At the time of writing, it has been exactly two weeks to the day since The Hobbit: An Unexpected Journey hit UK screens. aving been panned by critics - though, seemingly adored by everyone else - Peter Jackson's second delve into the adventure-ridden realms of Middle Earth looks set to be the most controversially talked about film of 2012.
In a year in which fantasy has been forced to play second fiddle to many other genres of the industry - thanks in part to the forgettable Snow White and the Huntsman and the under appreciated John Carter - The Hobbit, it would seem, announced itself to the world during a time in which cynicism governed the day. Indeed, unlike the plaudits received by the technology used to render Gollum in The Lord of the Rings, the controversial pioneering of the high frame rate format was seen by many as a step too far.
Coupled with the unfortunately unavoidable comparisons between An Unexpected Journey and The Fellowship of the Ring - the opening installment of Jackson's other trilogy - the critical failure of The Hobbit will be seen by many as a grave disappointment in the years to come. Though a true fan of Tolkien appreciates that both The Hobbit and The Lord of the Rings are as different as they are similar, Jackson's obvious odes to The Fellowship of the Ring will ensure that comparisons are unavoidable.
Thus, with the above considered, it is time for An Unexpected Journey to weigh itself in; the following ten similarities between both films will ultimately decide which opening installment currently reigns supreme.
These days, an engaging prologue is as essential to a fantasy film's success as the main plot is. A prologue sets the tone for a fantasy film and, so long as it is convincingly feasible, ensures that the viewer enters the main body of the film with a positive outlook.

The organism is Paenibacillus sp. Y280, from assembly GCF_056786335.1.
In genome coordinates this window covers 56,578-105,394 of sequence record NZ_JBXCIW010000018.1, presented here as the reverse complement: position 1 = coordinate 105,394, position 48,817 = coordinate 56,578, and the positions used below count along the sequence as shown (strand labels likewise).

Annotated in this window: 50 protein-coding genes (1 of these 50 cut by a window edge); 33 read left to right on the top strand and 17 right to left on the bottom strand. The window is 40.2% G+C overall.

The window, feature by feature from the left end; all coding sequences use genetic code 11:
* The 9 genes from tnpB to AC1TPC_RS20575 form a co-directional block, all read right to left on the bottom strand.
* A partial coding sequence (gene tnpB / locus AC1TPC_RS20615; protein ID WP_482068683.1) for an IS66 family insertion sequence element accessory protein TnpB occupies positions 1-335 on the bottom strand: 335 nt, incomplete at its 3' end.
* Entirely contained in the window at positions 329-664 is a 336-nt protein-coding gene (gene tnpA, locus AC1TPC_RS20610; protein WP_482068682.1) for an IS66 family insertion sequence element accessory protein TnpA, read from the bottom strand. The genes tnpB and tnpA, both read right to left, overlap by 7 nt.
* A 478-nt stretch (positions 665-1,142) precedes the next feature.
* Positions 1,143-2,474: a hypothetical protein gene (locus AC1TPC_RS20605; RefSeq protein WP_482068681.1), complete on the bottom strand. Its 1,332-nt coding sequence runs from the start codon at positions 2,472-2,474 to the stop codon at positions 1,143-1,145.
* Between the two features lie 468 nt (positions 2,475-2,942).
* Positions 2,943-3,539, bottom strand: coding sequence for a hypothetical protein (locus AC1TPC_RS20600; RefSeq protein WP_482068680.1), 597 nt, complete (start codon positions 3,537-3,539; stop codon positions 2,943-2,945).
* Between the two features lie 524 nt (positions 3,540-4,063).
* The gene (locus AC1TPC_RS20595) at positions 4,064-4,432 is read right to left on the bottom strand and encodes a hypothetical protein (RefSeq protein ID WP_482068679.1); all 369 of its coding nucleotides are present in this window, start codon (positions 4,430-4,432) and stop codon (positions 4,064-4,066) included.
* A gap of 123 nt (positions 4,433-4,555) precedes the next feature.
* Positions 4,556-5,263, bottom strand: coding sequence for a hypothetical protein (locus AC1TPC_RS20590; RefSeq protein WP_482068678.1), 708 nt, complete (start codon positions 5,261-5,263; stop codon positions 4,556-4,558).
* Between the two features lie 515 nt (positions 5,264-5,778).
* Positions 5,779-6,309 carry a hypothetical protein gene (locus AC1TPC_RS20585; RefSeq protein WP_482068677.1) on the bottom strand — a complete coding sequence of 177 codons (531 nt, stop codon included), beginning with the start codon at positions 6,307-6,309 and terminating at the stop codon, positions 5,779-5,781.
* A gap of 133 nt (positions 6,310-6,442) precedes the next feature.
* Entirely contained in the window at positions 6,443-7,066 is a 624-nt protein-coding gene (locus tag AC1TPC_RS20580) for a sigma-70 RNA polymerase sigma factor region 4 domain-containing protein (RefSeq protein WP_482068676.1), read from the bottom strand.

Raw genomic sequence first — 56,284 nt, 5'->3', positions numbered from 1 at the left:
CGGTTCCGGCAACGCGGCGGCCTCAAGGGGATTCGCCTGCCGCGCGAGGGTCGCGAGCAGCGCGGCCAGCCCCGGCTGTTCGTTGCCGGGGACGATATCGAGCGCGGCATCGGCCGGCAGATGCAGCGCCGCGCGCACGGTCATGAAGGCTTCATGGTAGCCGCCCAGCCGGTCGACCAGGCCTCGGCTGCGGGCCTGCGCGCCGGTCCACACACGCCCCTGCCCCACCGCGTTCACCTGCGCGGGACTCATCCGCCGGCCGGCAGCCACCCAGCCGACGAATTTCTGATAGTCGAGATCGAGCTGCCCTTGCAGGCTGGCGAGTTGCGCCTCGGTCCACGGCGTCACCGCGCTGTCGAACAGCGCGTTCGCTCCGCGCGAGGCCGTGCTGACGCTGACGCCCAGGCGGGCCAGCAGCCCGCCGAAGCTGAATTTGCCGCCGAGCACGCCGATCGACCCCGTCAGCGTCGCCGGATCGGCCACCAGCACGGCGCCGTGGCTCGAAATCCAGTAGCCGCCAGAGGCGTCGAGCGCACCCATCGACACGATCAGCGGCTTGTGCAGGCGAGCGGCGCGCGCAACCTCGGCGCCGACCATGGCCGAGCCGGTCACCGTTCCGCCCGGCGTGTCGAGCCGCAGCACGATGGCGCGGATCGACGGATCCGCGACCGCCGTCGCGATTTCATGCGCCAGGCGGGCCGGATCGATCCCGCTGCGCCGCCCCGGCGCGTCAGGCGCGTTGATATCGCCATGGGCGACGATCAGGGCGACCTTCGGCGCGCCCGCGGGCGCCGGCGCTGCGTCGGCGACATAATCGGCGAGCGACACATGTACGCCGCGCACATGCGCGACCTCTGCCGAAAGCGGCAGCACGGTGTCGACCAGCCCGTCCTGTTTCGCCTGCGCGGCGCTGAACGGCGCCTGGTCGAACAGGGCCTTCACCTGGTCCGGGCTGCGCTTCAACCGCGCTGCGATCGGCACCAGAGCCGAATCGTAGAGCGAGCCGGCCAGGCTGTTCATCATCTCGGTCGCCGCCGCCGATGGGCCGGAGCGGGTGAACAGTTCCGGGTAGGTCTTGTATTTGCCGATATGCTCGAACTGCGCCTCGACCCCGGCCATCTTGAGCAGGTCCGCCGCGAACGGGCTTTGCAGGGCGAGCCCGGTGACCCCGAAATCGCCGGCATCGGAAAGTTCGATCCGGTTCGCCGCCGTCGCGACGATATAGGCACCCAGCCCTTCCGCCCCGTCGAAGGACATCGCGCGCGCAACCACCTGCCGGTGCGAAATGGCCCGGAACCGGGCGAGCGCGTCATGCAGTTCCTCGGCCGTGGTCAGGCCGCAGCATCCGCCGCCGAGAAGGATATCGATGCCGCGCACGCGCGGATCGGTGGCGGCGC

Admittedly, both prologues in question are prime examples of how a prologue should be done; from the gorgeous scenes of Dwarven craftsmanship and majesty - in An Unexpected Journey - to the historical accounts of anarchy during a time in which evil threatened the consume the land - The Fellowship of the Ring. Indeed, it is difficult to suggest that either is superior to the other, as both capture the wonderment and epic proportions of a Tolkien fantasy.
Yet, with that said, the origins of the One Ring is slightly superior to that of the fall of Erebor. Simply put, the fall of Erebor is not the only origins story that the viewer is made to digest. The bridge between An Unexpected Journey and The Fellowship of the Ring - seen via the inclusion of Frodo and an older Bilbo - is also apparent prior to the account of Erebor, somewhat confusing the viewer as to which is the main focus. As such, The Fellowship of the Ring proves dominant due the lack it being enveloped in another story.
Aspiring film journalist, currently studying English at The University of Sheffield. When I'm not busy devoting my day to home cinema and retro gaming, I'll usually be found confined to my laptop; scouring the pages of IMDb for the latest updates on the silver screen.